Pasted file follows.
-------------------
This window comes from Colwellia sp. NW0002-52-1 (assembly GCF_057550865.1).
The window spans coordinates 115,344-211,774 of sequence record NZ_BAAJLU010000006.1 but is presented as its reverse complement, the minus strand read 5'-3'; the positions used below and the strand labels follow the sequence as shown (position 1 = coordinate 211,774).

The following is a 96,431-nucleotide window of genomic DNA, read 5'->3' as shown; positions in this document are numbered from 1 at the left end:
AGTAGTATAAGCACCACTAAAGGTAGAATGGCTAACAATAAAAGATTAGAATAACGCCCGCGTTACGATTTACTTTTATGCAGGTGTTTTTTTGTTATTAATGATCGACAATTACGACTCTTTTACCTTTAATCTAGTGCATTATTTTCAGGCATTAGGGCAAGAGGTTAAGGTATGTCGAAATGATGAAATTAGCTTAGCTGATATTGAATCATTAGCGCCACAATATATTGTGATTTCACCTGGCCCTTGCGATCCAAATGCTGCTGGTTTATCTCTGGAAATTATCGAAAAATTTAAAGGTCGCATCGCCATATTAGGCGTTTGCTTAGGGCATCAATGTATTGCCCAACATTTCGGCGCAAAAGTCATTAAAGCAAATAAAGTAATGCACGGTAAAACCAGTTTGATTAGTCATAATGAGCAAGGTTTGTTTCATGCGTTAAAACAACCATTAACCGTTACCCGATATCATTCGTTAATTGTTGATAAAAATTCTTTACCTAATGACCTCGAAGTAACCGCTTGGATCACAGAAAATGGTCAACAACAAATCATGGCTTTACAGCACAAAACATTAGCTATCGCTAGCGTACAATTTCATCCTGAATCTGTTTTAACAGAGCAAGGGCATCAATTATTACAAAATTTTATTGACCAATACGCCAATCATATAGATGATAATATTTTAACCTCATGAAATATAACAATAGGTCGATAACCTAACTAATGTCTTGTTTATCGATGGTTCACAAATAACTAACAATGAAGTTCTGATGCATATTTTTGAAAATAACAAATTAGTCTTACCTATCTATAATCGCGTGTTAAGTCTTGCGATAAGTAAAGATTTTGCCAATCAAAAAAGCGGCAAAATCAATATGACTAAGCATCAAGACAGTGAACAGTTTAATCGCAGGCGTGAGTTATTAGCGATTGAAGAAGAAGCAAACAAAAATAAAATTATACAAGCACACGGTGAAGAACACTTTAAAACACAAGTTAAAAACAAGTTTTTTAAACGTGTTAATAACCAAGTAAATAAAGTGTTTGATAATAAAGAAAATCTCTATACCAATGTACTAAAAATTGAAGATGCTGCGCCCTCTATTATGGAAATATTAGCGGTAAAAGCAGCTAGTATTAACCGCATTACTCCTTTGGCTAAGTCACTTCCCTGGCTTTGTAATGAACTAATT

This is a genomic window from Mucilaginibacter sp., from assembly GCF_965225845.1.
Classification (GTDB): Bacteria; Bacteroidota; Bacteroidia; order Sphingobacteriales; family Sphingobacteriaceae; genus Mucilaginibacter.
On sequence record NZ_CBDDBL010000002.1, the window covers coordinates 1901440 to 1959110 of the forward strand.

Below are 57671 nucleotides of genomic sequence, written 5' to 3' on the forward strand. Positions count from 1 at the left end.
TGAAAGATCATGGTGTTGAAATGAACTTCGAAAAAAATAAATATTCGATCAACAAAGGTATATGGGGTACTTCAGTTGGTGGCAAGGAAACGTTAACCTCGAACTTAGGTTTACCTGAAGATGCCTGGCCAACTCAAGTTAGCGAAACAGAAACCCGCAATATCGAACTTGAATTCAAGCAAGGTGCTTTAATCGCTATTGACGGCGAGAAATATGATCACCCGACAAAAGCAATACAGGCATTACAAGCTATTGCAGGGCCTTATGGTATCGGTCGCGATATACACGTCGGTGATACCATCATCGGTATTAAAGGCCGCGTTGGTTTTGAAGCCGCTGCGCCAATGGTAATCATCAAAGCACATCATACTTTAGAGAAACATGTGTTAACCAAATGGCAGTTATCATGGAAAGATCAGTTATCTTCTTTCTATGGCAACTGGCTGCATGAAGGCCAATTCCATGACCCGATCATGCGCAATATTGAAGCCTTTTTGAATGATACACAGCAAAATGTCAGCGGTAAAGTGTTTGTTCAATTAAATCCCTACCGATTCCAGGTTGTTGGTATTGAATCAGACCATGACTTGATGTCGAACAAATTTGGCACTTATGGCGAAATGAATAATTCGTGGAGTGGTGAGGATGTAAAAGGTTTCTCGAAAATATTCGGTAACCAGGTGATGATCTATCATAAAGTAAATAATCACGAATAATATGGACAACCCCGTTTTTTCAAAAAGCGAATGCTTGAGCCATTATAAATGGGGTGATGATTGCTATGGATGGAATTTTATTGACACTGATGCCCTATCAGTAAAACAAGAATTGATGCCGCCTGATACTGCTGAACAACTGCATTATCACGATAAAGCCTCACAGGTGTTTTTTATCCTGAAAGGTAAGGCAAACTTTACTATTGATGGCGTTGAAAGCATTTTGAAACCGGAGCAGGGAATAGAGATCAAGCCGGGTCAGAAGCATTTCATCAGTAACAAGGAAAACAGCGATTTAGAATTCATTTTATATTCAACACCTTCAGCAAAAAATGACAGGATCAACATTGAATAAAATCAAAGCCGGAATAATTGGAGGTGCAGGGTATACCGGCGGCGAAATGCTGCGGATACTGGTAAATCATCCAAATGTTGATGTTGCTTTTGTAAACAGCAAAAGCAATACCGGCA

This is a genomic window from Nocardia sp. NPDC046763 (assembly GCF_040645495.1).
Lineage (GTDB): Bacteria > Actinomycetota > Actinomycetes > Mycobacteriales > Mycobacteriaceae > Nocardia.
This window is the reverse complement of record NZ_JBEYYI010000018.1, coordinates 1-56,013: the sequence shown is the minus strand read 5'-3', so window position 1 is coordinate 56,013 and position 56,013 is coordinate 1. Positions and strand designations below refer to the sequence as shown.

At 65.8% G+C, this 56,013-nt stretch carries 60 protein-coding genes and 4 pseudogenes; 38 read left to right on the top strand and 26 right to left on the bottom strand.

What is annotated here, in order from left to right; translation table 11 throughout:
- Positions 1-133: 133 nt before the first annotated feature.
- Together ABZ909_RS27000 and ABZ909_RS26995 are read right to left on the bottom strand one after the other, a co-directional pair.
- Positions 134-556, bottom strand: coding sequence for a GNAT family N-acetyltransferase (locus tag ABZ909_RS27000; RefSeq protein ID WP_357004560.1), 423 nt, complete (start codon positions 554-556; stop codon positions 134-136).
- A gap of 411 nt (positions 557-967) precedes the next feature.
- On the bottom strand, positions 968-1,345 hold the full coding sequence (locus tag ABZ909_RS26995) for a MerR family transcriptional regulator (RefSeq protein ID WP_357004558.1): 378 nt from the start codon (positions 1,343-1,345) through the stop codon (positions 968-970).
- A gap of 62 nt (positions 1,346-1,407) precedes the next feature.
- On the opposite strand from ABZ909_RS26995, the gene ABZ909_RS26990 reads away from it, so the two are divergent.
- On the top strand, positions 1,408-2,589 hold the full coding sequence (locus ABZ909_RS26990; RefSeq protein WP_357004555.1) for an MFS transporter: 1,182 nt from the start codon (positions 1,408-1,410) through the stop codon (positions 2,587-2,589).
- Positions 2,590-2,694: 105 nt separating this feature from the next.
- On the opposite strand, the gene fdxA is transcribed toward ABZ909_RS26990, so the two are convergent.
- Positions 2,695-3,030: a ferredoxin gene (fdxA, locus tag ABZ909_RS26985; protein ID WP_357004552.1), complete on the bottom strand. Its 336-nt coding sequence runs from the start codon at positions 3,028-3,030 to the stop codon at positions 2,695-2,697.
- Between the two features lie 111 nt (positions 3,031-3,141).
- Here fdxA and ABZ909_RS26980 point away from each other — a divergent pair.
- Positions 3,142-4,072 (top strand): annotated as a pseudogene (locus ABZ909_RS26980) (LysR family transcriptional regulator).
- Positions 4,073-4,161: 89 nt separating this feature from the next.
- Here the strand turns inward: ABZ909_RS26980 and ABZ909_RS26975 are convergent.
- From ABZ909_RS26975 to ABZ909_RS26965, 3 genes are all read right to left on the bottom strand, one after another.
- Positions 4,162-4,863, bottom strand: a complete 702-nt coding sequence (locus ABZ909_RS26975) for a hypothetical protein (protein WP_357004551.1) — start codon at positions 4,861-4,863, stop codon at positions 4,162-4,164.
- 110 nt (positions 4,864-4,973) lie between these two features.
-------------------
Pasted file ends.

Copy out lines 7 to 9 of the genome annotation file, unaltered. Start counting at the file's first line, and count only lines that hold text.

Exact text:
On sequence record NZ_CBDDBL010000002.1, the window covers coordinates 1901440 to 1959110 of the forward strand.

Below are 57671 nucleotides of genomic sequence, written 5' to 3' on the forward strand. Positions count from 1 at the left end.
TGAAAGATCATGGTGTTGAAATGAACTTCGAAAAAAATAAATATTCGATCAACAAAGGTATATGGGGTACTTCAGTTGGTGGCAAGGAAACGTTAACCTCGAACTTAGGTTTACCTGAAGATGCCTGGCCAACTCAAGTTAGCGAAACAGAAACCCGCAATATCGAACTTGAATTCAAGCAAGGTGCTTTAATCGCTATTGACGGCGAGAAATATGATCACCCGACAAAAGCAATACAGGCATTACAAGCTATTGCAGGGCCTTATGGTATCGGTCGCGATATACACGTCGGTGATACCATCATCGGTATTAAAGGCCGCGTTGGTTTTGAAGCCGCTGCGCCAATGGTAATCATCAAAGCACATCATACTTTAGAGAAACATGTGTTAACCAAATGGCAGTTATCATGGAAAGATCAGTTATCTTCTTTCTATGGCAACTGGCTGCATGAAGGCCAATTCCATGACCCGATCATGCGCAATATTGAAGCCTTTTTGAATGATACACAGCAAAATGTCAGCGGTAAAGTGTTTGTTCAATTAAATCCCTACCGATTCCAGGTTGTTGGTATTGAATCAGACCATGACTTGATGTCGAACAAATTTGGCACTTATGGCGAAATGAATAATTCGTGGAGTGGTGAGGATGTAAAAGGTTTCTCGAAAATATTCGGTAACCAGGTGATGATCTATCATAAAGTAAATAATCACGAATAATATGGACAACCCCGTTTTTTCAAAAAGCGAATGCTTGAGCCATTATAAATGGGGTGATGATTGCTATGGATGGAATTTTATTGACACTGATGCCCTATCAGTAAAACAAGAATTGATGCCGCCTGATACTGCTGAACAACTGCATTATCACGATAAAGCCTCACAGGTGTTTTTTATCCTGAAAGGTAAGGCAAACTTTACTATTGATGGCGTTGAAAGCATTTTGAAACCGGAGCAGGGAATAGAGATCAAGCCGGGTCAGAAGCATTTCATCAGTAACAAGGAAAACAGCGATTTAGAATTCATTTTATATTCAACACCTTCAGCAAAAAATGACAGGATCAACATTGAATAAAATCAAAGCCGGAATAATTGGAGGTGCAGGGTATACCGGCGGCGAAATGCTGCGGATACTGGTAAATCATCCAAATGTTGATGTTGCTTTTGTAAACAGCAAAAGCAATACCGGCA